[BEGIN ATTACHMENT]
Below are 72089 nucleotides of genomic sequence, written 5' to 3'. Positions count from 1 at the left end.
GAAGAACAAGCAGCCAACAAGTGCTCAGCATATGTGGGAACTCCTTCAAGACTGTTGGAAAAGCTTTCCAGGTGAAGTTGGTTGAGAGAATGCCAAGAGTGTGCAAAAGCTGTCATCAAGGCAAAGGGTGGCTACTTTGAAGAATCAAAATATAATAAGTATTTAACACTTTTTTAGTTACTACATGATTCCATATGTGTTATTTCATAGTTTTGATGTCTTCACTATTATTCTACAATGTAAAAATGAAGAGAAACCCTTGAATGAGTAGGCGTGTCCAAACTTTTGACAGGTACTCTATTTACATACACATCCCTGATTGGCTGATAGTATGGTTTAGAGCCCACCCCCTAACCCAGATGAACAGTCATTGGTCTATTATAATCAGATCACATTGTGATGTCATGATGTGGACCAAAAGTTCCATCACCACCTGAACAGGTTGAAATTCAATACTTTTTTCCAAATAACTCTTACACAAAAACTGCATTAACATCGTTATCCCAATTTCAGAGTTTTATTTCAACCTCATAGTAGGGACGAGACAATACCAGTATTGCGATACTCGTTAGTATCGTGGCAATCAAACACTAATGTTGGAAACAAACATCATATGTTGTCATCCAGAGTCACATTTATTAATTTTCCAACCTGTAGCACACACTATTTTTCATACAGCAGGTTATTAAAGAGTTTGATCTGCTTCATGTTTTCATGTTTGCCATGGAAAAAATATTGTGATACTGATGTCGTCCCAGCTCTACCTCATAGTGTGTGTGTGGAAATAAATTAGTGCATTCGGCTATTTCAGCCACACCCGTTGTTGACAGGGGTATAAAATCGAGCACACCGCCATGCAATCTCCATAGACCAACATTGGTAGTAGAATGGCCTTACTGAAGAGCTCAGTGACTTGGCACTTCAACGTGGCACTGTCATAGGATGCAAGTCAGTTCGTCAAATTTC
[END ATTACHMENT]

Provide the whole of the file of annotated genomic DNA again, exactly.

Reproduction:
Below are 72089 nucleotides of genomic sequence, written 5' to 3'. Positions count from 1 at the left end.
GAAGAACAAGCAGCCAACAAGTGCTCAGCATATGTGGGAACTCCTTCAAGACTGTTGGAAAAGCTTTCCAGGTGAAGTTGGTTGAGAGAATGCCAAGAGTGTGCAAAAGCTGTCATCAAGGCAAAGGGTGGCTACTTTGAAGAATCAAAATATAATAAGTATTTAACACTTTTTTAGTTACTACATGATTCCATATGTGTTATTTCATAGTTTTGATGTCTTCACTATTATTCTACAATGTAAAAATGAAGAGAAACCCTTGAATGAGTAGGCGTGTCCAAACTTTTGACAGGTACTCTATTTACATACACATCCCTGATTGGCTGATAGTATGGTTTAGAGCCCACCCCCTAACCCAGATGAACAGTCATTGGTCTATTATAATCAGATCACATTGTGATGTCATGATGTGGACCAAAAGTTCCATCACCACCTGAACAGGTTGAAATTCAATACTTTTTTCCAAATAACTCTTACACAAAAACTGCATTAACATCGTTATCCCAATTTCAGAGTTTTATTTCAACCTCATAGTAGGGACGAGACAATACCAGTATTGCGATACTCGTTAGTATCGTGGCAATCAAACACTAATGTTGGAAACAAACATCATATGTTGTCATCCAGAGTCACATTTATTAATTTTCCAACCTGTAGCACACACTATTTTTCATACAGCAGGTTATTAAAGAGTTTGATCTGCTTCATGTTTTCATGTTTGCCATGGAAAAAATATTGTGATACTGATGTCGTCCCAGCTCTACCTCATAGTGTGTGTGTGGAAATAAATTAGTGCATTCGGCTATTTCAGCCACACCCGTTGTTGACAGGGGTATAAAATCGAGCACACCGCCATGCAATCTCCATAGACCAACATTGGTAGTAGAATGGCCTTACTGAAGAGCTCAGTGACTTGGCACTTCAACGTGGCACTGTCATAGGATGCAAGTCAGTTCGTCAAATTTC